The visuals make this production pop, from the set to the props to the costumes. Set designer Kevin McAllister has created his own dream with a large seashell-like shape framing the ocean and mountain vista that is Bard’s trademark. Umbrellas play a pivotal role in the opening scene with Tatiana’s oversized umbrella bed providing the focal point. Mara Gottler’s costumes are sartorial delights to behold, punk meets Goth meets Victorian era meets contemporary with a plethora of tutus, corsets, bustles, sheer skirts and some very interesting footwear. Then, there is the music by husband-wife sound design team Alessandro Juliani and Meg Roe, which hits the spot with the likes of “Why Do Fools Fall in Love,” “At Last My Love Has Come Along” and “I Put a Spell on You,” tunes synchronized perfectly with the action. Tara Cheyenne Friedenberg brings it all together with bespoke choreography for the doo-wapping fairy chorus.
Shakespeare wrote Cymbeline in his twilight years. It is an eclectic retrospective of his repertoire, including the allegedly unfaithful wife and villain in Othello, the sleeping potion from Romeo and Juliet, the murder plots from Hamlet and Macbeth, the heroine disguised as a boy of As You Like It, the bloody beheading in Titus Andronicus, the missing brothers of A Comedy of Errors, the list goes on. Perhaps Will thought putting these all together would be fun, but his creation is a jumbled goulash with a dizzying array of plotlines that have more twists and turns than any rollercoaster ride. This may well be why the play is so rarely produced. That being said, director Anita Rochon’s production – which she characterizes as a “tragedy gone right” – is very entertaining and hits the right balance between gravitas and farce.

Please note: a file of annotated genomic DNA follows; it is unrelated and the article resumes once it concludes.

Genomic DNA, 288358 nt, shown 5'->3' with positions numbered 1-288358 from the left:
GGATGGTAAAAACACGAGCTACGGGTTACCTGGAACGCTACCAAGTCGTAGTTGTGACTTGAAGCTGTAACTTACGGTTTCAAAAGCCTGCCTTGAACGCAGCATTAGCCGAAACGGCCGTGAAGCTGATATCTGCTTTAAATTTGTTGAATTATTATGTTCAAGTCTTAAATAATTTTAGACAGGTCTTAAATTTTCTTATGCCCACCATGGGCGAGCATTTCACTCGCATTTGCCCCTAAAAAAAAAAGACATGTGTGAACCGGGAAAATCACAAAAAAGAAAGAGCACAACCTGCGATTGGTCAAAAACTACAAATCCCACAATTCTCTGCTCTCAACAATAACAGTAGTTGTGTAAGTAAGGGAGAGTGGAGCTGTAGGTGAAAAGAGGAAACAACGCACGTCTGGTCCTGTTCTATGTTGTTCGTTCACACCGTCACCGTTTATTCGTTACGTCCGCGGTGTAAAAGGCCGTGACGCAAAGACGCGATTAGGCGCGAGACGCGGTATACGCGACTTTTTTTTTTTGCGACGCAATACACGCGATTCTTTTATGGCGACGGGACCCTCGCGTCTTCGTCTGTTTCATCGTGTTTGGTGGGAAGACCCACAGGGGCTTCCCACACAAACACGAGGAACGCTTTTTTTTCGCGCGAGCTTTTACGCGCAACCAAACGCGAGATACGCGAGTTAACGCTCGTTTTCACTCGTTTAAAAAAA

Seven actors play 18 roles with all the costume changes taking place in view of the audience. Clad in beige fencing outfits, the actors signal character changes by the addition of colorful pieces to their neutral palettes – a red sash here, a green doublet or muffler there.